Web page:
News and Events
Here you’ll find the latest news on all the work Merseyside Road Safety Partnership and partners are doing to increase road safety across Merseyside. For details of our community road safety initiatives click here.
We teamed up with Wirral Council at the OVO Energy Tour event in Hamilton Square this month to host a #SharedSpace campaign.
With a brightly coloured tent, free safety gear and educational resources for people to take away, our ambassadors were kept incredibly busy (helped by fantastic weather).
The big showstopper was our bike powered smoothie maker! All the children, and a few teens, wanted a go. It was a great opportunity, not only to give a boost to their love of cycling, but also talk to them informally about how they can stay safe when they’re on their bikes.
Our ‘Keep Your Distance’ mat was out, emphasising to drivers how much space a cyclist needs on the road – and quite a few people were surprised.
The key message that we promoted – and will promote wherever we go – was that we all share the roads, and so we all share the responsibility.
One step closer to a safer Merseyside!
The Road Safety Team have been at Mount Primary School in Wallasey this week to try out the new Kids Court initiative.
Merseyside Police were present from 8.00 in the morning to tackle the issue of anti-social parking. However, on this particular morning, drivers caught exceeding the speed limit were given an unexpected choice.
Offenders were given the option of either being issued the standard fine and points, or attending the kids court. Accompanied by officers, drivers were taken to the school asked and explain themselves to the panel of waiting year 6 pupils.
The children asked the drivers if they knew what the speed limit by the school was, and why they were putting children’s lives in danger by speeding.
ALL drivers interviewed by the kids court said they found the experience daunting. They said that it had made them think seriously about their actions and their driving in general. Several drivers also said they found the process upsetting.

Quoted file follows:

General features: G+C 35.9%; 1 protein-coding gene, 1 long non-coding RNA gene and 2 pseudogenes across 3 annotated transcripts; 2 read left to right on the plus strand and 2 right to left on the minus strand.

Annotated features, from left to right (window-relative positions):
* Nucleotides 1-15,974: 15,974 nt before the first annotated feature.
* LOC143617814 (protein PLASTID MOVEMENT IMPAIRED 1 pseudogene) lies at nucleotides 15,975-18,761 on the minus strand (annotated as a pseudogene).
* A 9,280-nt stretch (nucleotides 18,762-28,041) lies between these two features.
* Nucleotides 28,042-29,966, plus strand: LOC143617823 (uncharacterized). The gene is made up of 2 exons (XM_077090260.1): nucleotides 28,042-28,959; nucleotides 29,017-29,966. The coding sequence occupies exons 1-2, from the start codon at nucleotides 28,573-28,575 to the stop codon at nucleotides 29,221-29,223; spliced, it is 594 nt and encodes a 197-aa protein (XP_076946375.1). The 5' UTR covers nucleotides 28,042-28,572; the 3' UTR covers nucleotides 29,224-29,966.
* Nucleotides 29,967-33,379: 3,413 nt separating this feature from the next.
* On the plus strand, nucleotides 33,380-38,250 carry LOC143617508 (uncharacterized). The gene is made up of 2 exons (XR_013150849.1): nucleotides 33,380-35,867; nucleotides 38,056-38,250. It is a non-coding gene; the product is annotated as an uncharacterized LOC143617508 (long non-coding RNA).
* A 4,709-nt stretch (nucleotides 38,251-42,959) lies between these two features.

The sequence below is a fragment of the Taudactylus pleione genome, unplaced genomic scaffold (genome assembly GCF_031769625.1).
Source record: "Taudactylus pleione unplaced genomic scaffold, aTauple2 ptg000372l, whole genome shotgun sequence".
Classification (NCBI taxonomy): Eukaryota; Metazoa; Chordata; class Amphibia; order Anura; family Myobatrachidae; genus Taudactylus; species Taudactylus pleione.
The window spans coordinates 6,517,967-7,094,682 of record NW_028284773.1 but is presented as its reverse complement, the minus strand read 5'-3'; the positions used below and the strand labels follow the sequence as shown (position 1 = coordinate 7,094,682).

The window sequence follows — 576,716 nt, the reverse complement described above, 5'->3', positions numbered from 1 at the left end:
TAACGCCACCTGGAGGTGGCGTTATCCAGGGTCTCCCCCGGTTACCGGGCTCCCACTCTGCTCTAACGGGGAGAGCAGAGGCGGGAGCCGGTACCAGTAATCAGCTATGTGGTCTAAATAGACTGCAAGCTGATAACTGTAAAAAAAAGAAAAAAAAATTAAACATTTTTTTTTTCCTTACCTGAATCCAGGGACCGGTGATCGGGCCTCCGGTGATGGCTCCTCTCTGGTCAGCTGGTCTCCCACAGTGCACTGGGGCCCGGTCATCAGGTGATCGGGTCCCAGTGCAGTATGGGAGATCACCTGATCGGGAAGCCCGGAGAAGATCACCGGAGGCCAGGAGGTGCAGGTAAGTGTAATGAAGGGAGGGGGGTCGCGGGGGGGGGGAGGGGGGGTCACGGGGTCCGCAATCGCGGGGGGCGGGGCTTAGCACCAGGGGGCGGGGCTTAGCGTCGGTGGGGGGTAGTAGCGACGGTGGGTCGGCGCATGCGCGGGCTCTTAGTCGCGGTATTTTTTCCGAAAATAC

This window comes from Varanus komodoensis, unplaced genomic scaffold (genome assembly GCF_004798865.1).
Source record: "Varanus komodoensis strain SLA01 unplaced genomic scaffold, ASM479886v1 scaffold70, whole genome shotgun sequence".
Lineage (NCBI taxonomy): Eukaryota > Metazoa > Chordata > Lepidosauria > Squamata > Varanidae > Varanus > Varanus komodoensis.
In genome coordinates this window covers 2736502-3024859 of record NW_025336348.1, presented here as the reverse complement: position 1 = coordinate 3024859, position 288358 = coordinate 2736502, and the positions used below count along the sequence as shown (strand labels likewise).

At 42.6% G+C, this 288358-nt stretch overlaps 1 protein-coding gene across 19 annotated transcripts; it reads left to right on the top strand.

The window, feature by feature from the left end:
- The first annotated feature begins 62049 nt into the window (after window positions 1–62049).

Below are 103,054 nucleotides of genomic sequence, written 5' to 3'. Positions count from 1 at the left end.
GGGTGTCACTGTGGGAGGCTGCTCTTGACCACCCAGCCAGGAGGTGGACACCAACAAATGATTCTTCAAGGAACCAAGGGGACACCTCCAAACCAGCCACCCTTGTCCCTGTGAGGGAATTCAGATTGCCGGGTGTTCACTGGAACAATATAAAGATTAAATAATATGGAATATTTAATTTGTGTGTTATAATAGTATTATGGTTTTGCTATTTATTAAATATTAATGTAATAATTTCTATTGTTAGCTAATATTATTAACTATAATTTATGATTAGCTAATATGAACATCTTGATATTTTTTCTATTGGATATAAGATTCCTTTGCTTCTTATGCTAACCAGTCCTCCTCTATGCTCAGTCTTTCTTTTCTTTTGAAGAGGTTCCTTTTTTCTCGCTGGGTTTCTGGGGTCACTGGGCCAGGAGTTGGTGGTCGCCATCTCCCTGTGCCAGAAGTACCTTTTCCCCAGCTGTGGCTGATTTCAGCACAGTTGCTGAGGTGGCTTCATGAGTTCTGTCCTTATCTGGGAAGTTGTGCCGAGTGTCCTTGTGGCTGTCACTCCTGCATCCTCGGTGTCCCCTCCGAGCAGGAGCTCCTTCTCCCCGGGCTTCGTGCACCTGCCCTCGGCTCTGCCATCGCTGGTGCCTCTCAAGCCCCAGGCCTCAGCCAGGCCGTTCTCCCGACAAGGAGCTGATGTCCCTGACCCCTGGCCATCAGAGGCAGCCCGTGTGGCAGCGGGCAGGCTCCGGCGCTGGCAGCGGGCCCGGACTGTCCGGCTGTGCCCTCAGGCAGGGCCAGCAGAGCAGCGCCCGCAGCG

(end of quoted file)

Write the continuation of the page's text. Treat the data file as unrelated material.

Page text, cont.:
The Mount Primary School pupils were outstanding in the role of judges. Throughout the experiment they remained calm whilst maintaining eye contact and refusing to be swayed by the drivers excuses.
This month we are focusing on one of our road safety initiatives Engage Driving, aimed at young people aged 17-24 wanting to learn to drive. We talked with Engage Driving Instructor, Jane Rooney and got her take on what the benefits are of choosing Engage Driving.
Engage Driving instructor
Q: Why do you feel we need Engage, why would a young driver benefit from it?
A: We are trained to give our young drivers the knowledge and confidence to drive safely. We tackle lots of different subjects like peer pressure, common road issue scenarios and making the right speed choices, to name but a few. Giving them the confidence to not only pass their test but also be a safe and courteous driver.
The training meetings we attend give us a more cognitive insight on how to develop ways of thinking, which we pass on to our pupils. The emphasis is always on promoting road safety both in how we teach and the information we provide.
Q: Do you have to do any additional training to become an Engage Driving Instructor?
A: Yes, I did a Client Centred Learning (CCL) course with Ian Edwards. All Engage Driving instructors are sent on this course. It made me realise I needed to change the way I approached driver training. When I joined Engage I was a PDI (Potential Driving Instructor). I remember feeling, will I have the confidence to take that leap in to Approved Driving Instructor (ADI) status. But the staff were really helpful and on hand to answer any questions I had. I’m glad to say I am now a fully qualified ADI.
Q: When you discuss ‘Distraction’ and ‘Fatigue’ with the learners, do they give you feedback to the information?
A: Yes, all Engage Driving ADIs receive resources to use with their learners, including video modules. We ask learners a series of questions relating to ‘distractions when driving’ and watch the short video. The pupils learn so much from this. As an example, a good percentage of them don’t think using ‘bluetooth’ is a distraction as you’re not holding the phone. These discussions help them think twice about the meaning of distraction and take a different view about using a phone while driving.
‘we tackle lots of different subjects like peer pressure, common road issue scenarios and making the right speed choices’.
I asked one pupil what a distraction is? He answered ‘My Mum.’
I ask how is your mum a distraction? He said, ‘When I am watching TV and my mum shouts my name, my attention is on what mum is wanting.’
‘How is this distracting you?’ I asked.